Local and national groups help in search for Crystal 10-year-old
April 3, 2015
The push to find a missing 10-year-old boy from Crystal remained strong Friday as national and local groups offered help to solve his disappearance.
Crystal police said they had no new information on Barway Collins, who emigrated to the United States from Liberia in 2011 with his father. The boy was last seen on the afternoon of March 18 jumping out of his school van outside his apartment building on Douglas Avenue N. Authorities’ search for him has focused on North Mississippi Regional Park in Minneapolis.
Volunteers have conducted informal searches of the park for items that may provide clues to Barway’s fate. A public safety consulting firm plans to train volunteers on proper search procedures. And a national advocacy organization for missing people of color has posted a profile of Barway on its website.
“We may not know him, but he is a part of us,” said Natalie Wilson, one of the founders of Black and Missing Foundation Inc. “We know his name. He could be any of our children. We need to do whatever we can to find him.”
When last seen, Barway was wearing a black jacket, a white T-shirt, black pants and red shoes and carrying a red backpack. On Thursday, a citizens’ search of the park turned up a red shoe that police said wasn’t linked to the boy. A knife and a red backpack also were found. Police said all items recovered during the search will be analyzed over the next few days to determine whether they have any evidentiary value.
Authorities have identified Barway’s 33-year-old father, Pierre Collins, as a suspect in his son’s disappearance, but he has not been arrested or charged, and he has repeatedly said he’s innocent. Police say they have evidence that he was near the river park in the hours after Barway went missing.
As part of its effort to help Barway, Wilson’s group sent the boy’s profile to the producers of television host Nancy Grace just after he disappeared. Pierre Collins then appeared on her show, but he has rarely spoken with local journalists.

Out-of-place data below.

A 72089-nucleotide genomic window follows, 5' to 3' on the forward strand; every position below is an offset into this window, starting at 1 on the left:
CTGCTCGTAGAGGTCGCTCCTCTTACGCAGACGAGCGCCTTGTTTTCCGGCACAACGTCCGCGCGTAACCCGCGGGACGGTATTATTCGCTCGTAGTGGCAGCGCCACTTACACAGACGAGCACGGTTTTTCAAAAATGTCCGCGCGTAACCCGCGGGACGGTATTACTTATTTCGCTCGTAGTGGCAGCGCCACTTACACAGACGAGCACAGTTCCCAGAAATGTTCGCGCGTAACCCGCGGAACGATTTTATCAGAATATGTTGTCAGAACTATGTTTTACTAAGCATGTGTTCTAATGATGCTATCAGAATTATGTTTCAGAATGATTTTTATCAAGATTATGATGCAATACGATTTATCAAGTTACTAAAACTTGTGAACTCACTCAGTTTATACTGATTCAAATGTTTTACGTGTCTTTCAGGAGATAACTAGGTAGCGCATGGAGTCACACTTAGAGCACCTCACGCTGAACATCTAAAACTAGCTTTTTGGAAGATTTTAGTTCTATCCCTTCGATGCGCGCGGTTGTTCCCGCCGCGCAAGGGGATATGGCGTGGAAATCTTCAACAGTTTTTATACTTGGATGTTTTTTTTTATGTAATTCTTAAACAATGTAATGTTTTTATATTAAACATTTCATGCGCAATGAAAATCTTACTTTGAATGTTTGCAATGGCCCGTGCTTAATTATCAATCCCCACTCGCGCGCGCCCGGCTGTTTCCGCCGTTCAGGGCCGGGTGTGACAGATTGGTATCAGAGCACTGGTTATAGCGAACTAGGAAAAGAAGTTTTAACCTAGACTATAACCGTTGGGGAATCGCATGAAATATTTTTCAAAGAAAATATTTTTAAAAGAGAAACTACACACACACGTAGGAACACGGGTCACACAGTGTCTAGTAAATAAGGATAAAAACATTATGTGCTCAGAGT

“Usually you see family of missing children constantly in the media,” Wilson said. “They should do this. This may pressure law enforcement to add more resources to the case because they don’t want their agency seen in a bad light.”
Citizen efforts to help
David Singleton, chief executive of Minnesota Community Policing Services, offered his group’s help to train volunteers on proper search procedures to preserve possible evidence. He was contacted by Missing Children Minnesota to work on Barway’s case. The training will be held at 3 p.m. Saturday at Cedarwoods Apartments, 5450 Douglas Drive N., where the Collins family lives.
Singleton said law enforcement has reservations about volunteer searches, because in some cases “they might do more harm than good.” He said he has talked to Crystal Police Chief Stephanie Revering and that she supports the training his group provides.
“I think the police are doing everything they can with the information they have,” he said.
His group is also conducting its own investigation of Barway’s disappearance and will share any information or evidence it finds with police. Singleton added that he plans to contact Barway’s family over the weekend.
Singleton said he believes Barway’s case isn’t like most missing-persons cases. He said he has a theory about what has happened to the boy but declined to share it except to say that he believes there will be a positive outcome.
Wilson, of the Black and Missing Foundation, said relationships between police and communities of color sometimes are fraught with mistrust that prevents people from coming forward with information that could solve a case. She said her organization takes tips anonymously and forwards them to the proper law enforcement agency. (It does so at its website, 22.214.171.124.)
As time passes, vital information is disappearing, she said. Until he is found, she said, her group always asks families to hold onto hope that their loved one will return home.
“I know they are looking for answers, good or bad,” she said. “But families can’t sit and wait for law enforcement or the media to help. They need to be proactive.”
Photo credit: Kyndell Harkness – Star Tribune